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National And Labour Agricultural Policies Raise Concerns

Following the release of the National Party and Labour Party agricultural policies environmental groups have concerns, Choose Clean Water's Marnie Prickett, Fish & Game New Zealand Chief Executive Martin Taylor and Forest & Bird freshwater advocate Tom Kay say.

National's Agricultural Policy

At a time when public awareness and concern about environmental issues have never been greater, the National Party wants to turn back the clock on the gains made in recent years to protect waterways and continue with an unhealthy vision for the primary sector that has resulted in polluted rivers and lakes, destroyed wetlands and increasingly unsafe drinking water

National's policy today means they would scrap controls introduced by the Labour-led Government this year on the environmentally destructive practice of intensive winter grazing, get rid of stricter rules for fencing waterways and stock exclusion, allow stock into our few remaining wetlands, undo stricter nitrogen provisions and abandon efforts to measure water use.

Not only that, National plans to encourage more water storage, which will intensify land use and put more pressure on our rivers, lakes, aquifers and people that are already suffering from the effects of polluted water and over-allocation.

Labour's Agricultural Policy

The Labour-led Government’s Essential Freshwater policies now in force should hopefully stop the further decline of freshwater in our rural and urban areas. This has our support. However, we are cautious of the Labour Party's agricultural policy announced yesterday, which suggests mandatory farm environment plans could possibly be used in the place of resource consents.

It is vital for the public to understand the potential risks from the government using farm environment plans in this way. Instead of rules and consents that are enforced by councils and government, farm environment plans would be signed off and audited by private companies.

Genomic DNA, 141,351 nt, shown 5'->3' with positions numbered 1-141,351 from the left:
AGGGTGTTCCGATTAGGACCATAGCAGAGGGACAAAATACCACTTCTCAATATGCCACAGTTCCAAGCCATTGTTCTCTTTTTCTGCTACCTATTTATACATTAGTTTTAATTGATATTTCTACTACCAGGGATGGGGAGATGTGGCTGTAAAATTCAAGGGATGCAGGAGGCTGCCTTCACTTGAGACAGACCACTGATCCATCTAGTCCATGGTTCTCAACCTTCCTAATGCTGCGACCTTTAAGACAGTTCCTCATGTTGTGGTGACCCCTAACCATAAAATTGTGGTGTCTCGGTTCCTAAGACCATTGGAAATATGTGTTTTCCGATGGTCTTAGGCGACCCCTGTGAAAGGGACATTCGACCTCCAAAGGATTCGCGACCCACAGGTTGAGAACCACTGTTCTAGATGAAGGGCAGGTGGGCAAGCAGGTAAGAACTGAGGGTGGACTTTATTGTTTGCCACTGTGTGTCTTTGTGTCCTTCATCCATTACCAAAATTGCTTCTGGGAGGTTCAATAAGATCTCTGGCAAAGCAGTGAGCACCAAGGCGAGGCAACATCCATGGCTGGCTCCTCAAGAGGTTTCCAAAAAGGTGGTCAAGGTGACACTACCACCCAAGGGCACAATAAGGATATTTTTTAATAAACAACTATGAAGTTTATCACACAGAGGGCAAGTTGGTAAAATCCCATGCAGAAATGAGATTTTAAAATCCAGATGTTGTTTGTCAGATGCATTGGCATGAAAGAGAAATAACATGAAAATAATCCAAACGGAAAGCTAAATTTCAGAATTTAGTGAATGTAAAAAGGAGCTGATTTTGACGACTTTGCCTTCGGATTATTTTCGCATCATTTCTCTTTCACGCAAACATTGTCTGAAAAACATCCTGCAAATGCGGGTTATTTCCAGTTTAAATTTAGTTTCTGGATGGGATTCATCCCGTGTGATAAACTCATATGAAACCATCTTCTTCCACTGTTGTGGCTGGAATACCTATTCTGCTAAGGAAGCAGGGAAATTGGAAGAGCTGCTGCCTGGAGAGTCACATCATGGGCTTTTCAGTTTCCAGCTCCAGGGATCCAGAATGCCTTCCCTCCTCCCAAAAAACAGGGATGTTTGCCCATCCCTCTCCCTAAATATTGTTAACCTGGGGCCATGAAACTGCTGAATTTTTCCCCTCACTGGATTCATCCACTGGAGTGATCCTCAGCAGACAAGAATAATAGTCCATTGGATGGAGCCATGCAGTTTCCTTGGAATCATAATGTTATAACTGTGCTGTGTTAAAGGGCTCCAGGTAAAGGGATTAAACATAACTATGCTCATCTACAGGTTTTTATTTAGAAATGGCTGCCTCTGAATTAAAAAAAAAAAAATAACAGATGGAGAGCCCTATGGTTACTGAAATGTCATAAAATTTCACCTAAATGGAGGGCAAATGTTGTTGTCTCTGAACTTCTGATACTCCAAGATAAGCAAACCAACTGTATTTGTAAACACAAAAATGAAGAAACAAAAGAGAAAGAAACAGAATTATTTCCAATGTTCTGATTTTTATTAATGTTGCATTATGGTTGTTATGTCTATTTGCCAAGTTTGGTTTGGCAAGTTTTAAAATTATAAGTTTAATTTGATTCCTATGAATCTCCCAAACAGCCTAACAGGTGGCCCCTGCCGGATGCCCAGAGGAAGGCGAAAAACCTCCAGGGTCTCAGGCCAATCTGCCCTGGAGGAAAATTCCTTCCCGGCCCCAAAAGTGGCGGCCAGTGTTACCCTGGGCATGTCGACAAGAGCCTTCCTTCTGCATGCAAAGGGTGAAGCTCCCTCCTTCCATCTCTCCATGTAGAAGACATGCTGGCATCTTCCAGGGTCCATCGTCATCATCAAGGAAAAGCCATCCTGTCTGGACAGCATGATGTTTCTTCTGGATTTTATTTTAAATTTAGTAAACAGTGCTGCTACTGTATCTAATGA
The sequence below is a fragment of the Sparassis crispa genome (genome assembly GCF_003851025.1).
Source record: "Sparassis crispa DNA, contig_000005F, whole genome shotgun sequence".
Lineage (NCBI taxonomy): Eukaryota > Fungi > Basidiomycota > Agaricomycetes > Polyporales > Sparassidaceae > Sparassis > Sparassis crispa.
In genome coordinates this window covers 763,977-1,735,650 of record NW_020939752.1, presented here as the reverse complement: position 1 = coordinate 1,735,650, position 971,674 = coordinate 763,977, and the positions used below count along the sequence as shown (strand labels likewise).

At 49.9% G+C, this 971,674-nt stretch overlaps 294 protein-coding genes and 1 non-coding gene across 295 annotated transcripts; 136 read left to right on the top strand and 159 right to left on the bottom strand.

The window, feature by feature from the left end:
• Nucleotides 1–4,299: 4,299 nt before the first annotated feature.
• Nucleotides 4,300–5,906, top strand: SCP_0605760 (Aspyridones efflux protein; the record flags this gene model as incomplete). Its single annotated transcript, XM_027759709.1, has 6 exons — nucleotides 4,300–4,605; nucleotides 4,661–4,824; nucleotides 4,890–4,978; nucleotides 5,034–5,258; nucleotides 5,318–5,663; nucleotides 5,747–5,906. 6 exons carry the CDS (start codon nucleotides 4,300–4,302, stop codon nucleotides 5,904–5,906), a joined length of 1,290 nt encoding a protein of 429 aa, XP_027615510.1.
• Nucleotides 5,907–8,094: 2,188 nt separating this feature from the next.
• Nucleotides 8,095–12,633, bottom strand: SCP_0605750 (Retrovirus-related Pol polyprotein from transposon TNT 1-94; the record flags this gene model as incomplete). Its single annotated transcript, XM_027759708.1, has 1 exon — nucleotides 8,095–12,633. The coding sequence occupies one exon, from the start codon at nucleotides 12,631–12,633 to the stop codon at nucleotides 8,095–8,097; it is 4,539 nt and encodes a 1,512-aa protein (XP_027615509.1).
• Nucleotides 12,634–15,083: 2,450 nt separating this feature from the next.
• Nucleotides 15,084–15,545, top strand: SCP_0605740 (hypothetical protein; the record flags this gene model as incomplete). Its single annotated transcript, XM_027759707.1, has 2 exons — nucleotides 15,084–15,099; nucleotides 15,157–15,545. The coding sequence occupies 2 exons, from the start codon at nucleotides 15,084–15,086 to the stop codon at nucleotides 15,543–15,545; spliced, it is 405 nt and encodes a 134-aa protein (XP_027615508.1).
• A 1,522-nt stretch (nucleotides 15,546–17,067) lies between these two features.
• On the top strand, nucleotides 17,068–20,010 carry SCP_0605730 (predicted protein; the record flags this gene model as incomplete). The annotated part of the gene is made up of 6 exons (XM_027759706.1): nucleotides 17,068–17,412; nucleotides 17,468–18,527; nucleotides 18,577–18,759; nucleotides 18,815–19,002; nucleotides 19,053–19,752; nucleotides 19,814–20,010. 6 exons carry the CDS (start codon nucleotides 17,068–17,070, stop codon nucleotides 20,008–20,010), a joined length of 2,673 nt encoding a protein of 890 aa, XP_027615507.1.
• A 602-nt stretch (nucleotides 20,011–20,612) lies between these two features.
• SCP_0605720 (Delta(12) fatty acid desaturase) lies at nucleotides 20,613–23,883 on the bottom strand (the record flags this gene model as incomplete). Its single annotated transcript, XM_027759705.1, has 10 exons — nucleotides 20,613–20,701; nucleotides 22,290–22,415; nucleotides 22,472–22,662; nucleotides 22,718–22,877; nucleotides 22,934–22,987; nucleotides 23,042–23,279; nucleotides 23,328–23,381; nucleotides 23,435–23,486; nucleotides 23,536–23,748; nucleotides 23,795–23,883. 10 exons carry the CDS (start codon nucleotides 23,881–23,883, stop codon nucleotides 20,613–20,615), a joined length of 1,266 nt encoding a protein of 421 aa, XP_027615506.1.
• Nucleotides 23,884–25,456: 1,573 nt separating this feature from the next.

This means farm environment plans could become a way for high polluting industries to hide and claim work is being done, when they're really just ticking a box.

For Labour's farm environment plans system to work and stop the further degradation of our waterways it must require land managers to be working towards rules and the specific objectives of their catchment that support the health of people and waterways. It also needs to be nationally consistent, to the necessary high standard, be independently audited and publicly available.

This should then be followed through with enforcement by regional councils.

Transparency will be vital in the development of these plans and in their use by councils, otherwise, they will be used to undermine the public interest.

There is a lot of work still to do to make farm environment plans achieve the goals of improving water quality and we are confident that Labour's environmental team will work with environmental groups to make farm environment plans fit for purpose.

New Zealanders want clean water

"We need to accept in the last 20 years that the public has seen successive governments support industry-led accords (notably, with the dairy industry), goals and promises. Over twenty years almost all of these have been broken. This has opened the gate to more and more intensive agriculture that has degraded our rivers and drinking water quality across New Zealand," Choose Clean Water’s Marnie Prickett says.

"Neither party should allow this to happen again. We need to put the health of people and nature at the heart of policy and protect the public interest."

"Colmar Brunton surveys have shown year on year that no matter where New Zealanders live, in town or country, water quality is one of the most significant issues on their minds" Fish & Game New Zealand Chief Executive Martin Taylor says.

"Four out of five voters want our rivers, lakes and streams to be cleaner.

"They want to be able to swim in their favourite swimming holes, they want to be able to fish, and they want to be able to gather enough kai for a decent feed.

"Only five per cent of those surveyed by Colmar Brunton said they didn't mind water being polluted.

"All political parties are on notice this election that they must have strong environmental policies which will protect our natural heritage for future generations."

"The Covid crisis has shown New Zealanders take their health and well-being seriously," Forest & Bird freshwater advocate Tom Kay says

"Clean water is integral to both and voters will punish parties who don't acknowledge that simple - and obvious - truth."

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